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U.S. President Donald Trump, three of his children and the Trump Organization sued Deutsche Bank and Capital One, in a bid to block the two from responding to congressional subpoenas, according a Monday court filing.
The U.S. House issued a subpoena to Deutsche Bank earlier this month and the German lender had said in January that it had received inquiries from Democrat-controlled committees about its links to Trump. In the complaint filed on Monday, the president's team argued that his political opponents leading the House Intelligence and Financial Services Committees are on a fishing expedition.
"This case involves Congressional subpoenas that have no legitimate or lawful purpose. The subpoenas were issued to harass President Donald J. Trump, to rummage through every aspect of his personal finances, his businesses, and the private information of the President and his family, and to ferret about for any material that might be used to cause him political damage. No grounds exist to establish any purpose other than a political one," the complaint said.
The filing said the two banks have "long provided business and personal banking services" to the Trumps, and the subpoenas seeking a complete accounting of financial records are an instance of "remarkable overbreadth."
The Trump team said in its filing that it is requesting the court declare the House subpoenas "are invalid and unenforceable," and that it issue a "permanent injunction quashing the subpoenas." Additionally, the complaint calls for a "permanent injunction prohibiting Deutsche Bank and Capital One from disclosing, revealing, delivering, or producing the requested information, or otherwise complying with the subpoenas."
In a joint statement, House Financial Services Committee Chair Rep. Maxine Waters, D-Calif., and House Intelligence Committee Chair Rep. Adam Schiff, D-Calif., called the litigation "meritless" and "another demonstration of the depths to which President Trump will go to obstruct Congress's constitutional oversight authority." They said the lawsuit "is not designed to succeed; it is only designed to put off meaningful accountability as long as possible."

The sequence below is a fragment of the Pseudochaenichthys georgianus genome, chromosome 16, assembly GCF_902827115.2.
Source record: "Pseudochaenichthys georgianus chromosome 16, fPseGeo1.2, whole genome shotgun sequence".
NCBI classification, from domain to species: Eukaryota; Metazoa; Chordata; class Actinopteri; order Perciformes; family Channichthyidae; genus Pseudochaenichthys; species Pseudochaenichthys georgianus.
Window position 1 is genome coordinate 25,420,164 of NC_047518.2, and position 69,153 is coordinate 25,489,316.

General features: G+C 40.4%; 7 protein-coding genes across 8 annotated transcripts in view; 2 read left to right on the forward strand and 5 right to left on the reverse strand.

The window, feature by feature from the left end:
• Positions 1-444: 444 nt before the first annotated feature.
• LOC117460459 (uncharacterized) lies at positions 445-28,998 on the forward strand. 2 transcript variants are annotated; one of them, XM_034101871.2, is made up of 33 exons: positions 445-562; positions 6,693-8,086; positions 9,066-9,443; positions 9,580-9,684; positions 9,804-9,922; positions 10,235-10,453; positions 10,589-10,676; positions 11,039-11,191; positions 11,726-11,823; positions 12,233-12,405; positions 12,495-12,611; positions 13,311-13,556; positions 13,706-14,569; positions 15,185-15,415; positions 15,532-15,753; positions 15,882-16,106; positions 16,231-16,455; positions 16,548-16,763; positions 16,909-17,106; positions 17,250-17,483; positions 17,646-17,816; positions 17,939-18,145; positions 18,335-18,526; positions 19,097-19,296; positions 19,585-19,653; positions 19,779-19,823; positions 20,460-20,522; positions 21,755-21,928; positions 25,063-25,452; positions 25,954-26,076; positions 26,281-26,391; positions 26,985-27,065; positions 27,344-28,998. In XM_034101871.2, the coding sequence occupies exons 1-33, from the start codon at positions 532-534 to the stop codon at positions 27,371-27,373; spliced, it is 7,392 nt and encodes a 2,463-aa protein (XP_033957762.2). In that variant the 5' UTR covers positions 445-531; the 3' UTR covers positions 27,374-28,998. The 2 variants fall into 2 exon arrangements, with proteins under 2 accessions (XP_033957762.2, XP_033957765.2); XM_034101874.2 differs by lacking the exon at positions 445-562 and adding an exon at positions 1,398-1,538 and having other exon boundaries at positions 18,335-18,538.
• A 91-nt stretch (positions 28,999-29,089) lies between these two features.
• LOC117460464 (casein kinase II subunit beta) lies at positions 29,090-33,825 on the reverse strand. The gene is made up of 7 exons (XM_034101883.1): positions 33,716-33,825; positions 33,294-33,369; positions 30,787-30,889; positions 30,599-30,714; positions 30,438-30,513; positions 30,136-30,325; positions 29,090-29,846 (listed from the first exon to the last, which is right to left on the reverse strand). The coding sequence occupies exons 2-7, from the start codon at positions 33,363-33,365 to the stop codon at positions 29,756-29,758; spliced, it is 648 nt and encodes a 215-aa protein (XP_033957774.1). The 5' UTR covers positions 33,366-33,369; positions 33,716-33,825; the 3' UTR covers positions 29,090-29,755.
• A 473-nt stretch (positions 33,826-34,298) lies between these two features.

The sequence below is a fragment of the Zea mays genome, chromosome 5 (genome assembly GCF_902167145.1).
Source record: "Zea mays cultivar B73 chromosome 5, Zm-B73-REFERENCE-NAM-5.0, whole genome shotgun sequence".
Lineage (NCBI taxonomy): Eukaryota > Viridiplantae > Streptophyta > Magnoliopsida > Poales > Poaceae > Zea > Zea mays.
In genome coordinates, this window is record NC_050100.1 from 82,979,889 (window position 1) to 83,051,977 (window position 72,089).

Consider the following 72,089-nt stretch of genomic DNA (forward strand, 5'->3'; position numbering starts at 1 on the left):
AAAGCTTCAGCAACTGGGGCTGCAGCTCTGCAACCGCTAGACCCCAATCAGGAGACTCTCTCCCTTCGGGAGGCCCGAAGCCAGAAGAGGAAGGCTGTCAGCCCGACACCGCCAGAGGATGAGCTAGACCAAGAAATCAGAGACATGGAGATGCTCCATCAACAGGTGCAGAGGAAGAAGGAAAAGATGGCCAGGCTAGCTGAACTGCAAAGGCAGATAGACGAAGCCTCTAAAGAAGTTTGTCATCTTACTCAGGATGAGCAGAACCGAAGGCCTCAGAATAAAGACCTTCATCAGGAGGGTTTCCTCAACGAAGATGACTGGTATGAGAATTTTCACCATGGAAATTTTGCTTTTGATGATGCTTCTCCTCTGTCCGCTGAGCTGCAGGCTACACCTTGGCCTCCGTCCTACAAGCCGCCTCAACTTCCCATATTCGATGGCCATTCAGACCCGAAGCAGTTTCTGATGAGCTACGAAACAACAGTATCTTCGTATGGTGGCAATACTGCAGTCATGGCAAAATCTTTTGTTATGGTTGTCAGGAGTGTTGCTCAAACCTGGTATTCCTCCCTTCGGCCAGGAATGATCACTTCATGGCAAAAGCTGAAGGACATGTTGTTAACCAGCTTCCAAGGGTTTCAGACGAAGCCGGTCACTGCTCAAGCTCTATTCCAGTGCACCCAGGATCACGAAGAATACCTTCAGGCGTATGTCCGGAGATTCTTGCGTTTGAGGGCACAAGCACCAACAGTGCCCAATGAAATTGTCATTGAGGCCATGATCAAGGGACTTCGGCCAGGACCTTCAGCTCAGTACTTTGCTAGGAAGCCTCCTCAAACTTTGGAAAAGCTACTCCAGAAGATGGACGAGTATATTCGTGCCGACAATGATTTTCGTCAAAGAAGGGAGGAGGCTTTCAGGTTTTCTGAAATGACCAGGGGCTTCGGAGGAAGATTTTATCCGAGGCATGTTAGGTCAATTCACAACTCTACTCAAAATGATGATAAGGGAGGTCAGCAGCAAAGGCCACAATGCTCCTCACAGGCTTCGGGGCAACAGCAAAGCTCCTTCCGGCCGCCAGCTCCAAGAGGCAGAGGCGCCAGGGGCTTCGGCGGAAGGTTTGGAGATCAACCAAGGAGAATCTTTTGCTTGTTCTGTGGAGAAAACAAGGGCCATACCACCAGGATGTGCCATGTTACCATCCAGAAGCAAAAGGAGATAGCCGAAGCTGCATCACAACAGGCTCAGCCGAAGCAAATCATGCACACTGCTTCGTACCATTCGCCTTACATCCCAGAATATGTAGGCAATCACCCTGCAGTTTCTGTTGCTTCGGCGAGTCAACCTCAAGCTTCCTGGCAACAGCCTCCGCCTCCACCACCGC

The move came following the president and his business' suit against Democratic House Oversight Committee Chairman Elijah Cummings last week to block a subpoena seeking information about Trump's finances.
In that complaint, Trump's lawyers said that Democrats have "declared all-out political war" against him.
For its part, Deutsche Bank allegedly loaned more than $2 billion to Trump before he became president despite multiple red flags surrounding his businesses, the New York Times reported in March.
In response to the latest development, a Deutsche Bank spokesperson told NBC News: "We remain committed to providing appropriate information to all authorized investigations and will abide by a court order regarding such investigations."
— CNBC's Kevin Breuninger and Reuters contributed to this report.